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The rise of native apps is one of the biggest threats to Google's dominance, but the search giant isn't sitting idly by.
In fact, slowly and sometimes quietly, it's increasingly working to extend its influence into the apps Googlebot can't reach.
Earlier this year, Google revealed that prominent interstitials encouraging users to install mobile apps drove users away by the boatload on its Google+ social network.
It's nearly here. On April 21, Google will begin to use mobile-friendliness as a ranking signal.
Here are some of the sites that may need to take action...
Earlier this year, Google announced that it would begin using mobile-friendliness as a ranking signal on April 21, 2015.
Wikipedia has been one of the success stories of the internet, growing rapidly to become the de facto reference site for many people.
There are more than 4.4m pages in the English language edition alone, and it is still growing at the rate of 771 new pages every day.
How can its impact benefit digital marketers?
It would not be a big surprise if Google was using information from Google author profiles to influence how pages rank in searches., but as yet there is no evidence to show a correlation between author profiles and better ranking URLs.
Google’s authorship markup feature allows news, other online publications and blogs to use the rel="author" tag to connect their authors’ online articles to official author profiles on Google+.
The profiles include a profile photo, biography, information about their activity and followers on Google+ as well as links to other articles by the author.
At a conference earlier this year, Hollywood big wig Ari Emanuel suggested that Google could do more to thwart digital piracy by helping to ensure that pirated content doesn't find its way into the world's largest and most popular search engine.
At the time, a Google executive called Emanuel's suggestion "very misinformed" and noted that identifying who owns content is not always an easy task.
But apparently behind the scenes, Google was far more amenable to the concept than it indicated publicly. In a post on Google's Inside Search blog on Friday, Google SVP Amit Singhal announced that the company has launched a new update that may ensure Google's top executives get invites to all of Hollywood's red carpet events.
We know that Google uses hundreds of ranking factors to determine where it places web pages in its index. We also know that social media sites are becoming increasingly influential on search placements.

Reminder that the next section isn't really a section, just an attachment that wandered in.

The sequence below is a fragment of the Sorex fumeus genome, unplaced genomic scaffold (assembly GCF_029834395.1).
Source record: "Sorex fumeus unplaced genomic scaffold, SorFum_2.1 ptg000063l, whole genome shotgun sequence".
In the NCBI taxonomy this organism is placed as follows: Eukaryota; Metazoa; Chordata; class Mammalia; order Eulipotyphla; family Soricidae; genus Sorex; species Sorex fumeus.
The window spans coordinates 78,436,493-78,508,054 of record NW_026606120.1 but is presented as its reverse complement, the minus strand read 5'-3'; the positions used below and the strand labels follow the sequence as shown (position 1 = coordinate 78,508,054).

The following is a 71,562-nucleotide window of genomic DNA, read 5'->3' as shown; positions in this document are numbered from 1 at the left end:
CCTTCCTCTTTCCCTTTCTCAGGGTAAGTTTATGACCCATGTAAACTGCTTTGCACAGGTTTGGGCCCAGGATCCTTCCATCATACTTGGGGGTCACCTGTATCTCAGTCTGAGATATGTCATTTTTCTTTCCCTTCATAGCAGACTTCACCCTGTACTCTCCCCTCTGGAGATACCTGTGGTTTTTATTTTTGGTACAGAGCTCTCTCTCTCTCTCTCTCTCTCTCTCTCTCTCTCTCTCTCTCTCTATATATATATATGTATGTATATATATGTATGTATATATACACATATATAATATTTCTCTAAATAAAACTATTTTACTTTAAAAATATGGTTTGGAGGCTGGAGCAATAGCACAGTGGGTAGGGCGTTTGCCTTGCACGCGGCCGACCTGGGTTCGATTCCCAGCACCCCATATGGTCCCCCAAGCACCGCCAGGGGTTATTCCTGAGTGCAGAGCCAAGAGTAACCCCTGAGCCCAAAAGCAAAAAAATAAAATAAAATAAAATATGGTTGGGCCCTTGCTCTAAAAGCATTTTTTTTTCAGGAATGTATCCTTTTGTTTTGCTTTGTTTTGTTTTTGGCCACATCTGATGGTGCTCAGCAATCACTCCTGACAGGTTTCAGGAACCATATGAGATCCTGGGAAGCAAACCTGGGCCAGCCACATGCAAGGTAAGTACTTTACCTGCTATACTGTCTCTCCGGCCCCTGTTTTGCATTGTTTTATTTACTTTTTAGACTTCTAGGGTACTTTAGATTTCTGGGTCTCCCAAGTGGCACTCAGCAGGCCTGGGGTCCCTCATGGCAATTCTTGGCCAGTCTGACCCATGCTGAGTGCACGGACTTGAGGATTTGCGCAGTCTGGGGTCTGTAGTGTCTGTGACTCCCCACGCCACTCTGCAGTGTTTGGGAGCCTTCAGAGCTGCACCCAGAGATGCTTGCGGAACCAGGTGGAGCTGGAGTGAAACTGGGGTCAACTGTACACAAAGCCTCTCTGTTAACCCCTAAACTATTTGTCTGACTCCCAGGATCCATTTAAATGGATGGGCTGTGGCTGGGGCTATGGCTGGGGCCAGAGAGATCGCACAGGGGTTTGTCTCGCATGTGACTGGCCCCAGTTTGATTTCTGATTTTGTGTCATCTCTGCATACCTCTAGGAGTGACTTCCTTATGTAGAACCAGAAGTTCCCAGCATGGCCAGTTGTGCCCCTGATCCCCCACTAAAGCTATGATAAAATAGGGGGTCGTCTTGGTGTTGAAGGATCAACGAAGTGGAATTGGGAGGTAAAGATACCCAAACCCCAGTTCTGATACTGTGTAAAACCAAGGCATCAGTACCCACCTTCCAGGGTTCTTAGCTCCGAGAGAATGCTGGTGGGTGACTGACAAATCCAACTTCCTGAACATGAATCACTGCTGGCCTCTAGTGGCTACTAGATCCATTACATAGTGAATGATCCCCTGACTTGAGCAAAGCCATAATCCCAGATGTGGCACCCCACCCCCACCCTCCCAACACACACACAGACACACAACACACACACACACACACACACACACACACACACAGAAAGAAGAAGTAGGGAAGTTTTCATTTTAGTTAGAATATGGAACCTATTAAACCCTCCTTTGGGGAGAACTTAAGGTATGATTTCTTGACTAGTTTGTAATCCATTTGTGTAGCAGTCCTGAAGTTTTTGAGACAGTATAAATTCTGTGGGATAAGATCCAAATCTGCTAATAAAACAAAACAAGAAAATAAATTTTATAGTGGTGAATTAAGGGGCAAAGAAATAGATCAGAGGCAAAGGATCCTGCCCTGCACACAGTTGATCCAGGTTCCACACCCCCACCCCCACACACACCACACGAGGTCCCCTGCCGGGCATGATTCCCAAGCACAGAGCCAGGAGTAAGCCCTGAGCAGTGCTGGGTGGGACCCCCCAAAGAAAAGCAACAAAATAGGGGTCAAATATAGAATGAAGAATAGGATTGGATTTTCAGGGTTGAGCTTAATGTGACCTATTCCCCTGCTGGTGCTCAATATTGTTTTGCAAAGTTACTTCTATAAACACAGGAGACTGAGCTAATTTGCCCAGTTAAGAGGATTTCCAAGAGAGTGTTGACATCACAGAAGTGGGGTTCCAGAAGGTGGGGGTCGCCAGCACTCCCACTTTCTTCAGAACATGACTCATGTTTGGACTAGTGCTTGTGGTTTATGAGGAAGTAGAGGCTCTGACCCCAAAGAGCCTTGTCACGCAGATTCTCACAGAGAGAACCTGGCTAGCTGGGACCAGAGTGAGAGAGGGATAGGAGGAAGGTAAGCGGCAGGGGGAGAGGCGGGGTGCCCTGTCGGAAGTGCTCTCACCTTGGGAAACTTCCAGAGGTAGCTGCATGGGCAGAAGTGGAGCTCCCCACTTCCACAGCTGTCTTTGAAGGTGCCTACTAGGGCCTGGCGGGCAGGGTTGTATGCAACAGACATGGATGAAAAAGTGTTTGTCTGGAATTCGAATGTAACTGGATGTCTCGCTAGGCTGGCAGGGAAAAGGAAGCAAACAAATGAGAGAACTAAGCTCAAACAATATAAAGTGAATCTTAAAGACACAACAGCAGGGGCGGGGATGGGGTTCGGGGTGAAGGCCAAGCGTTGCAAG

Charles Duncombe explored the topic on this blog a few days ago, focusing mainly on volume-based signals. I think there’s probably a bit more to it than that, or at least there should be.
This is a think-out-loud ‘Friday’ post, rather than a definitive guide to the things Googlebot is sniffing out (for I know not what it looks for). It considers the possibilities, to explore what Google might be able to make sense of. I invite you to share your own ideas in the comments section below.
So then, what kind of social signals might it take notice of on Twitter?
Pagination, the breaking up of content across multiple pages, is a common practice and in many cases, a product of good design.
After all, there are plenty of cases where pagination creates a more pleasurable, higher-performing user experience.
But pagination isn't always desirable. Some sites, for instance, employ pagination in a questionable attempt to boost page views, and thus ad impressions.
The biennial search ranking factors report from SEOmoz was released today, which surveyed 134 SEO professionals on what has the most effect on search rankings, and their views on the future of search.
Here's a few highlights from the report...
In the battle to maintain the quality of its SERPs, Google is increasingly tweaking its algorithm. Since there are only so many on-page ranking factors for Google to consider, it's logical to expect that off-page ranking factors will only become more numerous and important over time.
At least one website operator believes these off-page factors may now include email reputation. Jake Ludington, who runs JakeLudington.com, noticed a drop in his traffic in April, and after looking at his website, came to the conclusion that his email newsletter must have caused the drop.
It's widely assumed that search engines are incorporating signals from popular social networking hubs into their algorithms. After all, millions upon millions of links are shared every day on sites like Facebook and Twitter. It would be somewhat surprising if search engines like Google and Bing were ignoring these links, particularly given the fact that the largest search engines all have data deals in place with Twitter and/or Facebook.
But which signals are being used, and what sort of weight are they being given? Thanks to interviews Search Engine Land's Danny Sullivan conducted with both Google and Bing representatives, we now have a better idea.